Thursday, January 27, 2011


We're in the depths of hay feeding season out here on the outskirts of my little time warp town, and are those cows ever lucky that we love them.  It's been frightfully cold, snowy and windy.  When it turned 30 degrees yesterday, I was loading up some supplies at the store and felt as though I should have purchased spring gardening projects:  it felt that warm out.

 Back to reality.  Have you ever eaten hay?
No would be the correct answer here, and for good reason.  If you're a veterinarian or other type of animal scientist (or a rancher for god's sake), please stop reading now.  I don't want to embarrass myself.
Us people, we only have one stomach (a monogastric system, if you will). We tend to choose foods that provide us with a variety of nutrients. Cows, and other members of the ruminant family such as deer and camels, have developed a digestive system that has a stomach which is comprised of four major compartments. Evolutionary biologists theorize that this happened because it allows these types of herbivores to thrive on relatively poor qualities of forage. Along with this adaptation came the presence of micro-organisms and protozoa that exist within a ruminant's digestive system that allow them to break down cellulose and form proteins from foodstuffs that would be useless for humans.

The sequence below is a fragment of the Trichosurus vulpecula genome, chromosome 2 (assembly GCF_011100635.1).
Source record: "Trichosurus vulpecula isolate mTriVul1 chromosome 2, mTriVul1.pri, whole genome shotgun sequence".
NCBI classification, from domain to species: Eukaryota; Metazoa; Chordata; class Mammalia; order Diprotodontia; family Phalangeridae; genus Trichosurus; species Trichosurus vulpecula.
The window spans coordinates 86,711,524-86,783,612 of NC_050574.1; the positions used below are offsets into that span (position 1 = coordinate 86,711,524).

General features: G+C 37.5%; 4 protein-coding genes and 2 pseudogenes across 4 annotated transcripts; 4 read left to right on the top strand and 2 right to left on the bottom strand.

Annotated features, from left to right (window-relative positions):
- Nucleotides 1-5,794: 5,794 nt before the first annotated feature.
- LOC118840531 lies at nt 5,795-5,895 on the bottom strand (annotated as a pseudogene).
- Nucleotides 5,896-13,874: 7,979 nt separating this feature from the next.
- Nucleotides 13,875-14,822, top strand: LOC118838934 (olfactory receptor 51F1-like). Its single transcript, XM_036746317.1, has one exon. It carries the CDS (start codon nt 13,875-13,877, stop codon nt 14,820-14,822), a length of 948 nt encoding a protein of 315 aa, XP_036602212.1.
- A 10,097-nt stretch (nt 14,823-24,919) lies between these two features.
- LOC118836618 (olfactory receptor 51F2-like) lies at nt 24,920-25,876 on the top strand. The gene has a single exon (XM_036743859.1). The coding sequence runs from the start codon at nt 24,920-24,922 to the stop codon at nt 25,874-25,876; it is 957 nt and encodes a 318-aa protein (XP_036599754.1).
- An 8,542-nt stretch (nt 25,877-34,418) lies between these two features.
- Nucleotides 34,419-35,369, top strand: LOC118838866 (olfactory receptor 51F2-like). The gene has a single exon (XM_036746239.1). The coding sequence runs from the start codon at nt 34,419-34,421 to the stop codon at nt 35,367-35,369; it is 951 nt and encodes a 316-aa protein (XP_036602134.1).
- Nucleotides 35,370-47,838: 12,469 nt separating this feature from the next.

This doesn't mean that ruminants can survive on moldy hay and prarie dust, though.  They ideally need good hay that has appropriate protein and crude fiber content (yes, even though it's a weird idea to wrap your head around, grass does have a protein content). So we feed them hay in the morning, they meander over to the water tank for a drink, come back to the hay ground and lay around in the uneaten warm forage and regurgitate their food.  This ruminant digestive system requires that they masticate all of the forage that they've consumed by bringing it back in to their mouth and chewing, sometimes several times over, in order to allow the latter of the two stomach components to properly absorb all of the nutrients.  It's called chewing their cud and they don't do it just because they're bored.  It's just what the little evolutionary bug told them to do.
 Ruminate on those facts for a while.

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